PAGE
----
Progress leads everyone and everything forward, right? But what about when plans stray from the path and robots start to act on their own free will? The School for Creative and Performing Arts’ Drama Ensemble’s rendition of the 1920s sci-fi play, “R.U.R.” (“Rossum’s Universal Robots”) answers this question.
Interestingly, this play is actually the reason the English language has the word “robot.” Originally written in the Czech language, this play has now been translated into over thirty languages. Split into three acts and an epilogue, the play begins with Helena Glory arriving at an island factory where robots are made. Her purpose is to undermine the management and free these automated servants. But Harry Domin, current general manager and her future husband, persuades her otherwise. Ten years pass and the group of lovable but dorky doctors, Domin and Helena all still inhabit the island factory. Yet production is longer keeping to the schedule as robots are revolting all around the world and human babies are no longer being born.
The show was performed in a black box theater, and the actors and actresses were so close to the audience that they didn’t need microphones. When Helena addressed an envelope, one could hear the pen write on the paper. Olaf Eide was a standout actor in his role of Harry Domin; with incredible memory of numerous monologues, he was in complete control of the stage. His portrayal of emotion was well rehearsed, moving and believable. With feminine grace and poise, Drue Larkin portrayed Helena Glory flawlessly. Along with the rest of the small cast, Larkin never broke character, despite being in such a tight perimeter with the audience.
While all five doctors were intriguing in their own ways, Mallory Kraus’ performance of Fabry was one of the most compelling. Kraus portrayed a male engineer and her consistently jumpy character was not only interesting but also of great depth. Alquist, who is one of the doctors even though he claims to only be a builder, was performed by Cameron Baker. Baker’s character was the last human on Earth after the robot revolution and his performance in the epilogue of such a lonely, repressed soul was remarkable. The leader of the robot revolution, Radius (Caleb Leonard), was depicted with strength and notable character development. One of the audience’s favorite, Primus, a robot who falls in love, was played outstandingly by Jeremias Santarelli, who had a natural stage presence and an exceptional portrayal as a robot.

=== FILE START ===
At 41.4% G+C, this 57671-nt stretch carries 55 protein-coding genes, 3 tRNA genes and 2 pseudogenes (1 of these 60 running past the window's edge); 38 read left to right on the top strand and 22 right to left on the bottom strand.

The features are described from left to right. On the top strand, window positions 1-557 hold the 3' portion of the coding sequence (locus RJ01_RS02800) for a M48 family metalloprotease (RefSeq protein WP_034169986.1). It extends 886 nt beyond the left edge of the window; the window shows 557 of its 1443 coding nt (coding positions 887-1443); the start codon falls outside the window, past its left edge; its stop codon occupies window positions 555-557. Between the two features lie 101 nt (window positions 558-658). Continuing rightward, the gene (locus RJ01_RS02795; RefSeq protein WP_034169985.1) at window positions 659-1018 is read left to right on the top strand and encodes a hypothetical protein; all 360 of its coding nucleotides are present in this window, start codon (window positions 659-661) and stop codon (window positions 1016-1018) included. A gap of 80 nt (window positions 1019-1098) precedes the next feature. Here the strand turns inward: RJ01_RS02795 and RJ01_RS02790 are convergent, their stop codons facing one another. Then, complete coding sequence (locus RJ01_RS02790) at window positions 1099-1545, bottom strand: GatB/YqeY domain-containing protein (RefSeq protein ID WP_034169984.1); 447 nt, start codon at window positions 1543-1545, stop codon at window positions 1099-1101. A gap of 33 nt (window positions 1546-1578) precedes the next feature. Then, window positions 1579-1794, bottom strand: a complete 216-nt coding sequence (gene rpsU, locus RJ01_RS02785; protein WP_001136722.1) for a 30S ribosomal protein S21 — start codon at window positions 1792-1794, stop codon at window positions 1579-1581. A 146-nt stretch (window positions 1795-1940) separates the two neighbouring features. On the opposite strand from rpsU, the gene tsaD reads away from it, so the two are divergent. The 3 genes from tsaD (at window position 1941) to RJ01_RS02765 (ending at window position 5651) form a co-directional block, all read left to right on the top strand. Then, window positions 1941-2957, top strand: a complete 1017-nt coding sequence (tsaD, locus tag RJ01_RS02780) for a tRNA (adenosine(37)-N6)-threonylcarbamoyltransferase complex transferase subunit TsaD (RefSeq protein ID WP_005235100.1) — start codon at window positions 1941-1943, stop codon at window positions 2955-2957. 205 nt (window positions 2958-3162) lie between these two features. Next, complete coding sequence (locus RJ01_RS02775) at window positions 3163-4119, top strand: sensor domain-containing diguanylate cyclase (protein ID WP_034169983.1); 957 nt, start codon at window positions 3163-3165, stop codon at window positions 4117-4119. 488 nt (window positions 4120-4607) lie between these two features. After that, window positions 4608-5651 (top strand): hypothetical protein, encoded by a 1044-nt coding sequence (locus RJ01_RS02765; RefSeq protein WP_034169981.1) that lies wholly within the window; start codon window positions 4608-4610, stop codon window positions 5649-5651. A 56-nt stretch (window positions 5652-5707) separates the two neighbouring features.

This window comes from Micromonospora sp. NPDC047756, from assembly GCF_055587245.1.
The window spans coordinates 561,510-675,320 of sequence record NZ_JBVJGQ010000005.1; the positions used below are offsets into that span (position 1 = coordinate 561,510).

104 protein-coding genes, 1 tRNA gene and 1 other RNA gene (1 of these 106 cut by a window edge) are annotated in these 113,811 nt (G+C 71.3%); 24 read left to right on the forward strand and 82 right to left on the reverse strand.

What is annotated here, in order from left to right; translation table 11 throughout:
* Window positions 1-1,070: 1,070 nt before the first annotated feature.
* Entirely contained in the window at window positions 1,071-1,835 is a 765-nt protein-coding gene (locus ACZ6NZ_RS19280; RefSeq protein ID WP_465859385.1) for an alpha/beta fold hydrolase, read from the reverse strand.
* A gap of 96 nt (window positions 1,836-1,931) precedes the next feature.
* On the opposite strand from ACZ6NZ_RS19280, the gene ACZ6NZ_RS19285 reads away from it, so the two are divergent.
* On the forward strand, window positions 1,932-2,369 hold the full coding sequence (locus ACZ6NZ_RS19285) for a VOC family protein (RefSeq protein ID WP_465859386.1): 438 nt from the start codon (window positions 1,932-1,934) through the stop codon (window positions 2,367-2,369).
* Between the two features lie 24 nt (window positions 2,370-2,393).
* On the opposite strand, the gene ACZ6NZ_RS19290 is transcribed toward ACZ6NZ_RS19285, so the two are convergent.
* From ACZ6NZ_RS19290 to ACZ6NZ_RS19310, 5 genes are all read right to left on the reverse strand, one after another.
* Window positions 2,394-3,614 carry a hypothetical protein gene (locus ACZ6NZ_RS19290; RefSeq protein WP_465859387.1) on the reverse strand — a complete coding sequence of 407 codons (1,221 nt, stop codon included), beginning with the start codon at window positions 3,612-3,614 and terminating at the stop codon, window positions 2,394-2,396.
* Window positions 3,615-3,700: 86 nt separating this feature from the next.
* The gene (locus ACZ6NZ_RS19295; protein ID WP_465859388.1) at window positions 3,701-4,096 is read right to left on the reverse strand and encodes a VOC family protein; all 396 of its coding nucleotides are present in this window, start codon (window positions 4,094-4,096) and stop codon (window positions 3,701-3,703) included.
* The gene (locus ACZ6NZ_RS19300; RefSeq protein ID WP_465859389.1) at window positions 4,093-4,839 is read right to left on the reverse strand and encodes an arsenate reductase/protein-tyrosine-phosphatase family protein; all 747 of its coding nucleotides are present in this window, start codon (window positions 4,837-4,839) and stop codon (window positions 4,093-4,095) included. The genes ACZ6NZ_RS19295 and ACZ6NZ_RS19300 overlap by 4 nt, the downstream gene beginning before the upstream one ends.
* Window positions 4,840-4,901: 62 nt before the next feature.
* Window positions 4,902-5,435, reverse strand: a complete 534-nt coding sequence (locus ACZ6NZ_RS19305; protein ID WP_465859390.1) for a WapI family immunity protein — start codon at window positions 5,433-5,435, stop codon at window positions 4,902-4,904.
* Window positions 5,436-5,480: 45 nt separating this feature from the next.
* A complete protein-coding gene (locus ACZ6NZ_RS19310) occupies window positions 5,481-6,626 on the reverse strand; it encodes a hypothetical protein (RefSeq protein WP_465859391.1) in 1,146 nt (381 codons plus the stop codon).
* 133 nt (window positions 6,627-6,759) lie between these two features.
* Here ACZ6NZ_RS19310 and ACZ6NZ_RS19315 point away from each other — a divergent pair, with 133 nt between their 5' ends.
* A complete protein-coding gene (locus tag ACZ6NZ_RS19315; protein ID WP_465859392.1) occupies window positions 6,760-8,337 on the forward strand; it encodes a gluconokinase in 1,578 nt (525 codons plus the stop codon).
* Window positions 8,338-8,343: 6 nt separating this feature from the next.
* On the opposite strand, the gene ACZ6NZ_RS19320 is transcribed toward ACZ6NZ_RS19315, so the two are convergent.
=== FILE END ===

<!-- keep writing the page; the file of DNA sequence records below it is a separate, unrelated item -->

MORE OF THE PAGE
Scene changes were performed in a blue glow by the robots of the island, who stayed in character and made the duration enjoyable with their automated movements. The set was simple but was parallel to the estimated era of setting. The lighting accompanied the mood of each scene perfectly and the sound team did a job well done; kudos to stage manager Maggie Hoffecker, for keeping everything in check.
While progressive thinking doesn’t always lead one to where they originally wanted to go, the problems that came along the way did end up resolving themselves. The Drama Ensemble at School for Creative and Performing Arts’ production of “R.U.R.” hit home as an absolute crowd favorite and left the audience with the understanding that a little hope can go a long way.